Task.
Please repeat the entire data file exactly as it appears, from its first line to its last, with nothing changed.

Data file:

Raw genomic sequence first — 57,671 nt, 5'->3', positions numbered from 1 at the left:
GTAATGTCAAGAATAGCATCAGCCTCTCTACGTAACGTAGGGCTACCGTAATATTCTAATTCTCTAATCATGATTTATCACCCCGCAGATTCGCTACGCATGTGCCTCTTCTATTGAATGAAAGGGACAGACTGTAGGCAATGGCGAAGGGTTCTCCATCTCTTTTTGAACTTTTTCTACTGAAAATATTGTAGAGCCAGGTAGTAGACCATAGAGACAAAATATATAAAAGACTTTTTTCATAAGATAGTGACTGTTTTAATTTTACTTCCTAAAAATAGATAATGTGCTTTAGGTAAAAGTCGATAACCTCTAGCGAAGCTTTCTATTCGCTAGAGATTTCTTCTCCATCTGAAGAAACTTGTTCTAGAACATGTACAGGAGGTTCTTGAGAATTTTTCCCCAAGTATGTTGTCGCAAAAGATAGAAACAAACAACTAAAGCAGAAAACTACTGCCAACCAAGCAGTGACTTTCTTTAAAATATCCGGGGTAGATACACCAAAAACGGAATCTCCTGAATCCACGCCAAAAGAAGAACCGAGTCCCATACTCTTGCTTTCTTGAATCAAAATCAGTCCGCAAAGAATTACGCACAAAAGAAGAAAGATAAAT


Raw genomic sequence first — 57,671 nt, 5'->3', positions numbered from 1 at the left:
GTAATGTCAAGAATAGCATCAGCCTCTCTACGTAACGTAGGGCTACCGTAATATTCTAATTCTCTAATCATGATTTATCACCCCGCAGATTCGCTACGCATGTGCCTCTTCTATTGAATGAAAGGGACAGACTGTAGGCAATGGCGAAGGGTTCTCCATCTCTTTTTGAACTTTTTCTACTGAAAATATTGTAGAGCCAGGTAGTAGACCATAGAGACAAAATATATAAAAGACTTTTTTCATAAGATAGTGACTGTTTTAATTTTACTTCCTAAAAATAGATAATGTGCTTTAGGTAAAAGTCGATAACCTCTAGCGAAGCTTTCTATTCGCTAGAGATTTCTTCTCCATCTGAAGAAACTTGTTCTAGAACATGTACAGGAGGTTCTTGAGAATTTTTCCCCAAGTATGTTGTCGCAAAAGATAGAAACAAACAACTAAAGCAGAAAACTACTGCCAACCAAGCAGTGACTTTCTTTAAAATATCCGGGGTAGATACACCAAAAACGGAATCTCCTGAATCCACGCCAAAAGAAGAACCGAGTCCCATACTCTTGCTTTCTTGAATCAAAATCAGTCCGCAAAGAATTACGCACAAAAGAAGAAAGATAAAT